Nataki Rhodes, who works at a high-end restaurant in Chicago, has been employed in the restaurant industry for a decade, and in that time she's put up with a lot of mistreatment. A 42-year-old single mother, Rhodes earns $4.95 an hour as a server, plus whatever she gets in tips. What exactly her patrons think they're paying for is another question.
"I'm serving this table, and some guys, they'll brush up against my breast as they passing by, and then it's, 'Oh, excuse me!' " she says. "Then they come back and brush up against my butt." One time Rhodes—who is not, by her own account, a diminutive woman—was ordered to squeeze between two men standing side by side to get to her table.
For the most part, Rhodes simply puts up with it, like fruit flies in summer. "Yeah I'm gonna let someone feel on my butt so I can get $50," says Rhodes, adding that she needs the tip money to help get her son through school. "I don't care what nobody say." She was hired in large part for her looks and relatively light-colored skin, she said, and it's not as if her manager would intervene on her behalf.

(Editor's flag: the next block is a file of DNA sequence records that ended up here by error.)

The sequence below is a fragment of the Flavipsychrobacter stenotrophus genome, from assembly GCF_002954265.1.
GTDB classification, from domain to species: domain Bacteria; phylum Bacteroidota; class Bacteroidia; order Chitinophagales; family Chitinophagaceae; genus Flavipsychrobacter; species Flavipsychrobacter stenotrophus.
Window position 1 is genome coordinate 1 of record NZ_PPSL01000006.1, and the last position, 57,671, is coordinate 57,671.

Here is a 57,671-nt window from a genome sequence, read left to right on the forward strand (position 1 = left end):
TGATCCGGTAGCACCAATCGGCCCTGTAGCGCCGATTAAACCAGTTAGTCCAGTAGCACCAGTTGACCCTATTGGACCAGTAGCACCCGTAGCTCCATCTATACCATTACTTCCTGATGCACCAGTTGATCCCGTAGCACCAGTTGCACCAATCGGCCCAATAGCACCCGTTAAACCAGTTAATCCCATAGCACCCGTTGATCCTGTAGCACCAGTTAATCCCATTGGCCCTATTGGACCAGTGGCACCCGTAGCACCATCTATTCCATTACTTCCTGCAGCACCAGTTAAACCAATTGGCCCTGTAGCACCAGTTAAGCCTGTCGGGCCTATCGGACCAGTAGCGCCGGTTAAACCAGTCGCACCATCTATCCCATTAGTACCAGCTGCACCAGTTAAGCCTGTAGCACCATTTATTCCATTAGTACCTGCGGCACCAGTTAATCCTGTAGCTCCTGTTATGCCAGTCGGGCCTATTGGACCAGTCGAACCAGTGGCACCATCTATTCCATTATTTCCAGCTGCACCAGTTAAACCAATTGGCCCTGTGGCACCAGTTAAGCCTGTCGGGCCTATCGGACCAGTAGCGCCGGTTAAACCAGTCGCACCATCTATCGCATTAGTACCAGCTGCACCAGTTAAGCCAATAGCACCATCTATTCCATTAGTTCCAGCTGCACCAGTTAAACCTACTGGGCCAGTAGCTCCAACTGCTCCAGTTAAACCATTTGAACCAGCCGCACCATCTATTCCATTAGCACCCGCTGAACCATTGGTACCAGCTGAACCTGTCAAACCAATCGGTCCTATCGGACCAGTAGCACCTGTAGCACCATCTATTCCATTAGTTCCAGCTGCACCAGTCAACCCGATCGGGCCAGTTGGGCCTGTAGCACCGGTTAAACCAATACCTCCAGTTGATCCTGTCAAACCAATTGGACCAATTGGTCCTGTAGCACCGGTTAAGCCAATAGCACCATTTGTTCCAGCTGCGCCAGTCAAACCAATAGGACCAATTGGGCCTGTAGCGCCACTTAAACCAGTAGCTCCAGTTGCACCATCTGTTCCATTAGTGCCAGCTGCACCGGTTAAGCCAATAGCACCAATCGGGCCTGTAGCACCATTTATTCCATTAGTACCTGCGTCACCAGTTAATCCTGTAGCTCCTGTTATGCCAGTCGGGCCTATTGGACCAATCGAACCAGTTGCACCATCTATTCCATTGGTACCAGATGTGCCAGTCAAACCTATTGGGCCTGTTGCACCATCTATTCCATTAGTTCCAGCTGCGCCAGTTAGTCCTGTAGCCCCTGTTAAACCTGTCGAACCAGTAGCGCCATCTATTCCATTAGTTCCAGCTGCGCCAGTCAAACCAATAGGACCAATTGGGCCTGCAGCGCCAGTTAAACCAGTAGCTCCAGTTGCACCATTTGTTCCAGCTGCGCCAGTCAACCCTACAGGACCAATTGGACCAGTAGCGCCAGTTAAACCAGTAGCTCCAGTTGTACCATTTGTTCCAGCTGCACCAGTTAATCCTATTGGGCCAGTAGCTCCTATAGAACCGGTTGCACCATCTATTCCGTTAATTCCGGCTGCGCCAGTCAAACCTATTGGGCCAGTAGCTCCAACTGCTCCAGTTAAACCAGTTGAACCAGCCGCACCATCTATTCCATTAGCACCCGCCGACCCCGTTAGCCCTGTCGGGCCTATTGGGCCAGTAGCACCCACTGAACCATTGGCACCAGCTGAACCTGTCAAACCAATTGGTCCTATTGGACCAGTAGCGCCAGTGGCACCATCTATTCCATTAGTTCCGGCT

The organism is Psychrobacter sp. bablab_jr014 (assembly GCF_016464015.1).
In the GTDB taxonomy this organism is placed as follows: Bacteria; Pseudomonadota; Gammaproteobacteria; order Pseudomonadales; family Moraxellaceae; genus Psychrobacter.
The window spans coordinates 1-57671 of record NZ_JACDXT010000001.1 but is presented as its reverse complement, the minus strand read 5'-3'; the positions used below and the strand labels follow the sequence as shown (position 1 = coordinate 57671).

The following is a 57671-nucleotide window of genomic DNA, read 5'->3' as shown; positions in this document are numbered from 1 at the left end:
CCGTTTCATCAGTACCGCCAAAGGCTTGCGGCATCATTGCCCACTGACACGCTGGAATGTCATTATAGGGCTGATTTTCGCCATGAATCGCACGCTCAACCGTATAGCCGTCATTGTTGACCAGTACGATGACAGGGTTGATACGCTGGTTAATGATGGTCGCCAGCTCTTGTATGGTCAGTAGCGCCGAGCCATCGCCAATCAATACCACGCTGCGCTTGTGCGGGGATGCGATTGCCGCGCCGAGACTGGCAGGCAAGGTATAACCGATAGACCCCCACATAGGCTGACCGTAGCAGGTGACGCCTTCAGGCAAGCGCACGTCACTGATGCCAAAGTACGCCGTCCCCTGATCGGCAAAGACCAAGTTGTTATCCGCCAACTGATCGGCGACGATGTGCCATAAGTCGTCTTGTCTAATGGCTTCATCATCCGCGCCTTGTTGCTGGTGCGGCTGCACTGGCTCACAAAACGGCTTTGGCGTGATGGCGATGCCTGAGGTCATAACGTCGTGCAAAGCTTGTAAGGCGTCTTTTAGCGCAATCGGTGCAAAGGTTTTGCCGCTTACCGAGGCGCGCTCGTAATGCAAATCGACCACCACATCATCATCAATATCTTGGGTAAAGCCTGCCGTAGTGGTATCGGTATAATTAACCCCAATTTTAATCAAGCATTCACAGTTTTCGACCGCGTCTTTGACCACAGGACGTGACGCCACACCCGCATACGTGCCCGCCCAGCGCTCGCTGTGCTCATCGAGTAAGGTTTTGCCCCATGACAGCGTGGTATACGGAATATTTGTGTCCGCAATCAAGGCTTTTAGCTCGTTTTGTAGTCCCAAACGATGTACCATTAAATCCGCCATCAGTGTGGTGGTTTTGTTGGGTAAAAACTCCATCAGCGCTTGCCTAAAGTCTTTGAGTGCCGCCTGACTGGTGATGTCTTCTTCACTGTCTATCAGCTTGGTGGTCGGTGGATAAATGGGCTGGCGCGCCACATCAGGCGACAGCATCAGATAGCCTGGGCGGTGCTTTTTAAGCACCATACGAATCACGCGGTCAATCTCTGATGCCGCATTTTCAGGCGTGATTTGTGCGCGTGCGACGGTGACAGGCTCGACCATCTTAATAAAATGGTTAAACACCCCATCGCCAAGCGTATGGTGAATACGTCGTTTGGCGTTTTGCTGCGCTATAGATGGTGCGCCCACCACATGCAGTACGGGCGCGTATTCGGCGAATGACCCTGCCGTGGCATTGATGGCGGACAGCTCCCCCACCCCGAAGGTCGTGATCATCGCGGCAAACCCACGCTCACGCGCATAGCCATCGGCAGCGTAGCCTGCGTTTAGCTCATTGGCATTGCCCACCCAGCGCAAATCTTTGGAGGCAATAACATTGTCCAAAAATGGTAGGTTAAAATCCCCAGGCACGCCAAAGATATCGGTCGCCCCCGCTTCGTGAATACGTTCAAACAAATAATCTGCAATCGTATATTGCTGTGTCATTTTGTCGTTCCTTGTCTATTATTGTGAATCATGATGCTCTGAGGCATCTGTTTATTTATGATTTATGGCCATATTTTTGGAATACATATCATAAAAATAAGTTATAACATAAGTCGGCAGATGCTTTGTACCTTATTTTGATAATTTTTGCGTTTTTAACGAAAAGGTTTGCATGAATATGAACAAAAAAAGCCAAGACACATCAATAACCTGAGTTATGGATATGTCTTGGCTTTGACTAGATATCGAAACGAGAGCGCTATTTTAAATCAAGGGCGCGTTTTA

More than one-third of women who have worked as tipped workers cite sexual harassment as the reason they quit their jobs, according to a report released Tuesday by the Restaurant Opportunities Center United, a nonprofit that works to improve wages and working conditions for low-wage restaurant workers. What's more, report authors say harassment is significantly worse in states where workers rely more heavily on tips, indicating that the overall work environment is at least partially shaped by the sub-minimum wage system itself.